An Imperial Ending

The 'real' ending of Van Houten's book An Imperial Affliction


1. The End

Anna sighed.

Writing, writing this was stupid.

She knew she was probably going to die. She had cancer for the second time; every week, every day, every hour she lived was a blessing. What was the point wasting it, writing for nobody. Anna knew her mother would marry the man with the tulips. She was too stupid to realise that he was probably conning her, I mean was he really Dutch?

Anna sighed again. There was no point. Life would go on when she died, her mother would carry on and marry the guy who told her he loved her. Anna's mother didn't seem to mind that the Dutchman might be a fake, that he could just be using them. Her mother would mourn, but she'd be more upset when he left her.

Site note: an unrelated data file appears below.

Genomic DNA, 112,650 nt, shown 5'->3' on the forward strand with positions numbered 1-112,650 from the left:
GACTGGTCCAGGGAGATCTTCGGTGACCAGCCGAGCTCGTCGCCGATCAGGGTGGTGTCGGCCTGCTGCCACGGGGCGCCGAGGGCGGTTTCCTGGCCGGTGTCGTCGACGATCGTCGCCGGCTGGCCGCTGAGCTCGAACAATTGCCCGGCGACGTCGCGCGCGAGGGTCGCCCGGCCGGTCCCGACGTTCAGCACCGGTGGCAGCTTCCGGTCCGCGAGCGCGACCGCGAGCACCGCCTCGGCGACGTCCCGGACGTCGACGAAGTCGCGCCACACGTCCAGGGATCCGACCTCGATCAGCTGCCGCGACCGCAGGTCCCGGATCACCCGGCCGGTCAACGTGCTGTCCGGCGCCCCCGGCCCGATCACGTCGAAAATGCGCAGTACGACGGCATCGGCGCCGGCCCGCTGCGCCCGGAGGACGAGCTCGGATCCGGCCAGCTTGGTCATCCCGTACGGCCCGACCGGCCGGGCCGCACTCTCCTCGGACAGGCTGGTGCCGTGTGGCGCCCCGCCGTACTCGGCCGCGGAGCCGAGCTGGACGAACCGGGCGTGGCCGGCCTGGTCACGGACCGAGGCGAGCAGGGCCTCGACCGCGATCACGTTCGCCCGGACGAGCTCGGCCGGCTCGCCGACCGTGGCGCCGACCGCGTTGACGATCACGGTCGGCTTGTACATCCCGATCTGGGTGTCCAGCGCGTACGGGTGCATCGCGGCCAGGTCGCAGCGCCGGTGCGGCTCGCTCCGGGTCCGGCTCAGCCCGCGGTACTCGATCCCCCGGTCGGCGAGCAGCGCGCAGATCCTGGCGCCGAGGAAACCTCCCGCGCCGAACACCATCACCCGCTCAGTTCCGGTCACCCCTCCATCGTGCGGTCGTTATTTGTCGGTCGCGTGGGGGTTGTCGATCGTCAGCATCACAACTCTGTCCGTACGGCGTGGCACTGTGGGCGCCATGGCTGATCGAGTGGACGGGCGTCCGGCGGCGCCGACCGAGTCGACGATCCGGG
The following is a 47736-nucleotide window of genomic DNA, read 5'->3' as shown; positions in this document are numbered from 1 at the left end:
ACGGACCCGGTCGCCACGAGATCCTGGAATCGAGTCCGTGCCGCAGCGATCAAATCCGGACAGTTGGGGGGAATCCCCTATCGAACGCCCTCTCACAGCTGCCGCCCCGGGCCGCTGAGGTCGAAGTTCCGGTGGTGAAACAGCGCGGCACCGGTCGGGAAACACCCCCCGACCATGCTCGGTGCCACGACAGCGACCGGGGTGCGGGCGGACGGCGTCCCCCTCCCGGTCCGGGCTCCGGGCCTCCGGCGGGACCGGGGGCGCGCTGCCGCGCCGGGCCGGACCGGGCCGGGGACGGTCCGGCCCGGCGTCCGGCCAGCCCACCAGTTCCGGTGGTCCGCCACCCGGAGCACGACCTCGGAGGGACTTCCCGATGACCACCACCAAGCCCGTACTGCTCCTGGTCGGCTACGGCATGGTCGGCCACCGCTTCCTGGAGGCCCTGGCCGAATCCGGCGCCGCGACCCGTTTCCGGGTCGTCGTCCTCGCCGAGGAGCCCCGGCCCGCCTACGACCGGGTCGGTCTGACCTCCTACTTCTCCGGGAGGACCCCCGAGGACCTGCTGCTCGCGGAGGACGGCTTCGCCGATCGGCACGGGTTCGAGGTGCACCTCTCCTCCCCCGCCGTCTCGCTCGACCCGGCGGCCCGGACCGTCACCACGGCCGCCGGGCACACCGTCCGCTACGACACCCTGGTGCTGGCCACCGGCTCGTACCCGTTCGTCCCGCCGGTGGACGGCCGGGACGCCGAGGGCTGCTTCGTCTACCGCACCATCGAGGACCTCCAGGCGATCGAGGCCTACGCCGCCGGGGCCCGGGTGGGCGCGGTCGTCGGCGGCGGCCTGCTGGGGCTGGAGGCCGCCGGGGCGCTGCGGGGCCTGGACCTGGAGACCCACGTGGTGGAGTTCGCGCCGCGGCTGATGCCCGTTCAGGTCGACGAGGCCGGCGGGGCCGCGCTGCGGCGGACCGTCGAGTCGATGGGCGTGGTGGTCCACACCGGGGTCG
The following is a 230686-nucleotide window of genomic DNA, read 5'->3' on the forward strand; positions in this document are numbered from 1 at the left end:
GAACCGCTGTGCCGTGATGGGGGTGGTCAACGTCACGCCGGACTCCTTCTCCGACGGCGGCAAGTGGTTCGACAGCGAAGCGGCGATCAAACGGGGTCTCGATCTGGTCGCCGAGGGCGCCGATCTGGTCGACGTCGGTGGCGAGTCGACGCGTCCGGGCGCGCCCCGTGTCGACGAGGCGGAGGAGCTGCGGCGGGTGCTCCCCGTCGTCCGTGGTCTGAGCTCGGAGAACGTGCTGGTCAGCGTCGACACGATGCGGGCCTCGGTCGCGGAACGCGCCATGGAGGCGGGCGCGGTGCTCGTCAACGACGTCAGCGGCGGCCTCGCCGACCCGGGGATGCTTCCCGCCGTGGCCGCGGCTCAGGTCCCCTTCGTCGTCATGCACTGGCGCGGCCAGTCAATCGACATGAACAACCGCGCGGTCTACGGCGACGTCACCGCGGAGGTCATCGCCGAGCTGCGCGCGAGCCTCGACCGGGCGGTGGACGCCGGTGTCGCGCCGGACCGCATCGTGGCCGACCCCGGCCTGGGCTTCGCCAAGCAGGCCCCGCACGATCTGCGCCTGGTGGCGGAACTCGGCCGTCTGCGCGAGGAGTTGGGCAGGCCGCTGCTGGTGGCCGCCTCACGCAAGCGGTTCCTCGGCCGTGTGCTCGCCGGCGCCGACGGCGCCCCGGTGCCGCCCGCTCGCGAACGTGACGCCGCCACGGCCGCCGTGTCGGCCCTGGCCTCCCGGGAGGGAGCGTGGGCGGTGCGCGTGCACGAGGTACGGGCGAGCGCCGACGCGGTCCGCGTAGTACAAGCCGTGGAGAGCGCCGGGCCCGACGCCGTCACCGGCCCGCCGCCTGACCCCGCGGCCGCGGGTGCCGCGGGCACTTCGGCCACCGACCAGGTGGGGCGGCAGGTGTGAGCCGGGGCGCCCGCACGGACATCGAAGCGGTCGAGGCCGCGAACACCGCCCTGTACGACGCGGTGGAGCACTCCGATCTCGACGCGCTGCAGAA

She was really writing for herself, but was there any reason to? No one would ever read her scribbled words. She'd never get the chance to re-read it, if she did re-read it it wouldn't matter, she already knew her thoughts and feelings. Her writing was the only one that knew the truth, that knew how she truly felt. Scanning through the last page, Anna realised she'd stopped writing mid-sentence. It'd be be poetic if she stopped now. Anna closed the book, put down her pen and shoved them both into a draw. Her charity was the real impact, she'd concentrate on that. Maybe try to get her mother to understand too. After all, who'd want to read the diary about a girl who dies. She'd never know the ending of her own story, she wouldn't really know when the ending would happen. Why write a book about your life when you don't know the ending of the other stories, the lives experienced by the ones you touch and love.


Stopping at the middle of a sentence seemed a rather beautiful thing to do.


It'd mean her story would never end.

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